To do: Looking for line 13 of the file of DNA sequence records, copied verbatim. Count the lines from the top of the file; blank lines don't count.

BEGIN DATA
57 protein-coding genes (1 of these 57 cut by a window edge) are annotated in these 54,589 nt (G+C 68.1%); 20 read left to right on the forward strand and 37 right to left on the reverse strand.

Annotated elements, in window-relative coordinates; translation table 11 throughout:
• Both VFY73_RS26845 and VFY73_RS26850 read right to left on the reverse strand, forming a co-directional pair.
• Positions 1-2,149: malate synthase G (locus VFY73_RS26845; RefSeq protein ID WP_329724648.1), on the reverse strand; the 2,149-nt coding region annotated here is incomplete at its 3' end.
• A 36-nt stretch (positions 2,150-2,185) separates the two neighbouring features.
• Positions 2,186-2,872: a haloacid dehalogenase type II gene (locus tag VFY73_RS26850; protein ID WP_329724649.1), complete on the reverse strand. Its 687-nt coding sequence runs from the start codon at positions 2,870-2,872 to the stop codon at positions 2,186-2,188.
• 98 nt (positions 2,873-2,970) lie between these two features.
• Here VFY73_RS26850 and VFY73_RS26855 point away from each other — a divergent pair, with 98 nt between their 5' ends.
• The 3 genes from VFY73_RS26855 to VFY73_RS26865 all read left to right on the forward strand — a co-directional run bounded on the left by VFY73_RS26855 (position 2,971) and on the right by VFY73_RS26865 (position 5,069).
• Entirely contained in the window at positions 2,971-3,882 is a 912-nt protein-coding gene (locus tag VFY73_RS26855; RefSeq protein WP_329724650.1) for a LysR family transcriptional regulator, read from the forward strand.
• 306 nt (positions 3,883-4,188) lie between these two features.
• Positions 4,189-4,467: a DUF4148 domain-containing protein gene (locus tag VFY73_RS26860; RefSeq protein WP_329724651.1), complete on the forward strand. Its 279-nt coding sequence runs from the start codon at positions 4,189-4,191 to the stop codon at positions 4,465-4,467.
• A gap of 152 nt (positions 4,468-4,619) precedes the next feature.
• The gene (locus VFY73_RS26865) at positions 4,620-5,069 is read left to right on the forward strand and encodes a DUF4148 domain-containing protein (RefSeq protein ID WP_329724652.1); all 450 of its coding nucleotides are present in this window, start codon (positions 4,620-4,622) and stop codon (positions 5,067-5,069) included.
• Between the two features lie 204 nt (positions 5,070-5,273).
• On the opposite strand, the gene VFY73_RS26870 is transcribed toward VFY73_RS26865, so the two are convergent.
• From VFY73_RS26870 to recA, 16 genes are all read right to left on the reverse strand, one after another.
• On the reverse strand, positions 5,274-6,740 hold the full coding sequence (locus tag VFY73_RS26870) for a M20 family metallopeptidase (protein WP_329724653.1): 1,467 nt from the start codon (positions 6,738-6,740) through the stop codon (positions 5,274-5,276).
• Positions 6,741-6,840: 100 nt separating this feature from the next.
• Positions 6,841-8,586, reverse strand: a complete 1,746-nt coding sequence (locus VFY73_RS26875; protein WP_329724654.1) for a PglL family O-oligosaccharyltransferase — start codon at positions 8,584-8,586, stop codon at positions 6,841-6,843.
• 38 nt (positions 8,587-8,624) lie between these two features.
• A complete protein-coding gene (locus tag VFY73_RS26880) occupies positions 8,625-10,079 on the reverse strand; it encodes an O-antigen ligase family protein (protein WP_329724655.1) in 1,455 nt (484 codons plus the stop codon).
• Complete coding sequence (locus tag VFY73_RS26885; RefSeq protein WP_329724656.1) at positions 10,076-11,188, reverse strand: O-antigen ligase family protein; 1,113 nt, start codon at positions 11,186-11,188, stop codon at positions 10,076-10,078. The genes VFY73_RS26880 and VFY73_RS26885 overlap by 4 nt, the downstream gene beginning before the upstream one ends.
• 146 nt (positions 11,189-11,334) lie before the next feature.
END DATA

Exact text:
• A gap of 152 nt (positions 4,468-4,619) precedes the next feature.